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Moving data into and out of an IR: Off the map and into the territory Libby Bishop University of Leeds/University of Essex IASSIST Conference Stanford,

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Presentation on theme: "Moving data into and out of an IR: Off the map and into the territory Libby Bishop University of Leeds/University of Essex IASSIST Conference Stanford,"— Presentation transcript:

1 Moving data into and out of an IR: Off the map and into the territory Libby Bishop University of Leeds/University of Essex IASSIST Conference Stanford, 28 May 2008

2 Institutional and domain repositories, researchers and the research life cycle (Green and Gutmann, 2007) Cooperation and specialisation among –Institutional repositories - close to PIs –Domain repositories - data mgt & preservation –Researchers - content expertise

3 Green and Gutmann, 2007

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6 Timescapes is about… Doing Research: Personal relationships, intimacy and family life £5 million, 5 years, 7 projects, 5 universities Building a data archive: 400+ participants, 5+ years, multiple interactions objects with large margin of error 500+ GB with an even larger margin of error Sharing data Within the team, with affiliates and beyond

7 Timescapes Affiliates and Associates Authorised Users Public Multimedia data and metadata created (SIP*) Data, metadata, contextual info available to search (DIP*) 2.Standards-compliant data prepared for preservation Timescapes data preserved (AIP*) Virtual catalogue record-pointer to resources held at UoL Information and Data Flows among Researchers, the Timescapes Repository, and the UK Data Archive Timescapes Repository Disaggregated preservation service *SIP-Submission Information Package *AIP-Archival Information Package *DIP-Dissemination Information Package Rights and data management, metadata standards Strands Research Projects Data producers and users Data users Data Information Rights and data manage- ment, metadata standards

8 Characteristics of the materials deposited –Data and documentation, not just outputs –Qualitative, including image, audio, video –Sensitive content, complex rights management –Longitudinal, dynamic Characteristics of the research process –Emergent, interpretive, and especially iterative –Synchronous research, archive building and sharing Distinctive features of Timescapes

9 Real risks: personal, geo-spatial, longit, formats The case for written consent (UKDA) –DPA requirement for processing personal information –Advised for ease of negotiation Review Ethics Ctes The case for verbal consent, later (researchers) –Some participants put off by formality of written consent –Consent will be more informed after data are produced –Trust will increase over time, more likely to get consent –No hurry to seek consent now because of long timeframe Slow, <100% standardised, time-consuming Getting data in: informed consent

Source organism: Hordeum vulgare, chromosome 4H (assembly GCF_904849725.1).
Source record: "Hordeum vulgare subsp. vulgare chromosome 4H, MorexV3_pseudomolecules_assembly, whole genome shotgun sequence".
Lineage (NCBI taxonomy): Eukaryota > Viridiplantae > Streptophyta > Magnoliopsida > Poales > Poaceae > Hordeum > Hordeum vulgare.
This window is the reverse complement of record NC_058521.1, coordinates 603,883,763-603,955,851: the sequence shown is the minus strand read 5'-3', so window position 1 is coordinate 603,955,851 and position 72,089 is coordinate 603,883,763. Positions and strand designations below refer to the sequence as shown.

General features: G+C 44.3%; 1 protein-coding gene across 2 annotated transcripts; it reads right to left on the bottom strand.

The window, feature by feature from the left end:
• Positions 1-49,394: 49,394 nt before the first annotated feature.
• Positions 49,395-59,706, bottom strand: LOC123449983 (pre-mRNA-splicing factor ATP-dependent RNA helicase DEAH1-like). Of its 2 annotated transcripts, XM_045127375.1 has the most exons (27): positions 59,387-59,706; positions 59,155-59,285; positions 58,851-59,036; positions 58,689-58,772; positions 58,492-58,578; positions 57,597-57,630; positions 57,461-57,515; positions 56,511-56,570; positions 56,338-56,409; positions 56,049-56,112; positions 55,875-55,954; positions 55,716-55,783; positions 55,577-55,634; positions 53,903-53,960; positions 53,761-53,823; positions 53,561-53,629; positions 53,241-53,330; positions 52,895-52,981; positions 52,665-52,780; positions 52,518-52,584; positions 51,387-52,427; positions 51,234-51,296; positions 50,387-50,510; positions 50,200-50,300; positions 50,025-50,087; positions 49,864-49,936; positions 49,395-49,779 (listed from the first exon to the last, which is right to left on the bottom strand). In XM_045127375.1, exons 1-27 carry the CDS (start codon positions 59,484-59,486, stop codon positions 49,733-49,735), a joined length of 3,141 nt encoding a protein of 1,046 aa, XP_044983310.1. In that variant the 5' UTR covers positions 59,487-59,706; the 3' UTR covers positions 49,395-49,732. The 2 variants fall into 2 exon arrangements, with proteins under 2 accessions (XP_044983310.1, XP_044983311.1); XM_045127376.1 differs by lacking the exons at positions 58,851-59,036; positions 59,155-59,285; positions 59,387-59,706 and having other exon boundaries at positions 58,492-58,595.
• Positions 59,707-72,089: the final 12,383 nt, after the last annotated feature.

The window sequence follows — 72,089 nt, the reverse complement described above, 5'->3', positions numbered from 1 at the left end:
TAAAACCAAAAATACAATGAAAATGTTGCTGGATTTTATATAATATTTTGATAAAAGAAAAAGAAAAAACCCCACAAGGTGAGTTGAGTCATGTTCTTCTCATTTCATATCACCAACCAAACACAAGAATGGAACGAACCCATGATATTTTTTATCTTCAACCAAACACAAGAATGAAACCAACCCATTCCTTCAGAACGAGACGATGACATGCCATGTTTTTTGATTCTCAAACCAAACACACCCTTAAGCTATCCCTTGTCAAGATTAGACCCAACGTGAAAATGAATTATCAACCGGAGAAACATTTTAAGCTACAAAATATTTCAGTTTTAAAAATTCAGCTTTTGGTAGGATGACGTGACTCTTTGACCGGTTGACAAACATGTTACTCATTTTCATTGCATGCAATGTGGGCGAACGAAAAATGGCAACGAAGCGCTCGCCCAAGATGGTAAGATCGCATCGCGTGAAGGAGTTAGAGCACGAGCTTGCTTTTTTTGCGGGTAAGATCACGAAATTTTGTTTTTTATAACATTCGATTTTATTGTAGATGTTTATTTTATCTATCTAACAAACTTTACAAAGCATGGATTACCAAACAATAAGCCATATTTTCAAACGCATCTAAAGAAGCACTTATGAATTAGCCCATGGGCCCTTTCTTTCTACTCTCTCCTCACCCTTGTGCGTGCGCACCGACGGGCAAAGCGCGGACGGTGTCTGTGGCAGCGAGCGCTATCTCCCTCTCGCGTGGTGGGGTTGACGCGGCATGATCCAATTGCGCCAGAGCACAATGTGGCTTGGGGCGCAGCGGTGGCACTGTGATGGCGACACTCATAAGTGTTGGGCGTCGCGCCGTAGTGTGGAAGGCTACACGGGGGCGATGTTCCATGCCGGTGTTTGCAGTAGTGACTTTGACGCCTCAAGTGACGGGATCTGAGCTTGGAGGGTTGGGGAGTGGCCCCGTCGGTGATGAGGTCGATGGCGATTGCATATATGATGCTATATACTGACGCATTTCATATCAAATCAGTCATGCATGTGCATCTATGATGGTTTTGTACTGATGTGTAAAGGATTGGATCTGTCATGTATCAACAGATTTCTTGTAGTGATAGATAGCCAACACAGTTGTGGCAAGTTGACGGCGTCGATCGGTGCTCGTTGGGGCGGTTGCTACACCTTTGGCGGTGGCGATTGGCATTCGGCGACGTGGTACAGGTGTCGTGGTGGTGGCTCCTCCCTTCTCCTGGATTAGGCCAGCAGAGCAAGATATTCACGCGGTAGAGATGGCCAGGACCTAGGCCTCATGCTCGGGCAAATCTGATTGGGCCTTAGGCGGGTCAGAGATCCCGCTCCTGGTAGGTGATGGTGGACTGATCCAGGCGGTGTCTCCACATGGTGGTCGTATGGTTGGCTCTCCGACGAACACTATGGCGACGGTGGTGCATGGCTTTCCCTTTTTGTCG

10 …the domain-specific repository has specialized knowledge of data management approaches to data in a specific scientific field, for example, domain-specific metadata standards (the DDI in the case of the social sciences), as well as the ability to expose the research products to the field in a way that will have the greatest impact (Green and Gutmann, 2007). Qualitative data needs a lot of metadata –Diverse file formats; types within formats; context Relevant metadata knowledge is distributed –Resource discovery; technical, admin; preservation Getting metadata in: whos got the standard?

11 Existing UKDA standards: DDI, DC, OAI-PMH Emerging UKDA standards: TEI, PREMIS, METS, audio/video Need to specify descriptive metadata for RD before data analysis complete (or started). Testing limits of DigiTool s/w (single entry form) Untested quality of researcher-provided metadata Getting metadata in: challenges

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14 Preservation –LUDOS will ingest SIPs, disseminate DIPs –UKDA will produce AIPs and DIPs –But UKDA DIPs will be less frequent –Need to define versions clearly Access –UKDA metadata for resource discovery is at the collection level –Timescapes will require item level metadata for access control of dissemination Getting data out: access and preservation

15 Timescapes territory is inhabited by dragons –Cooperation takes time and lots of it –Entities have their own, unsynchronised, timetables –Timing of hand-offs, triggers and cooperation can be tricky Green and Gutmann map is the right destination –Need better metadata to lower ingest costs (42% for acquisition and ingest, JISC report, Keeping Research Data Safe) –Need institutional collaborations for efficient division of labour and long-term sustainability Conclusions


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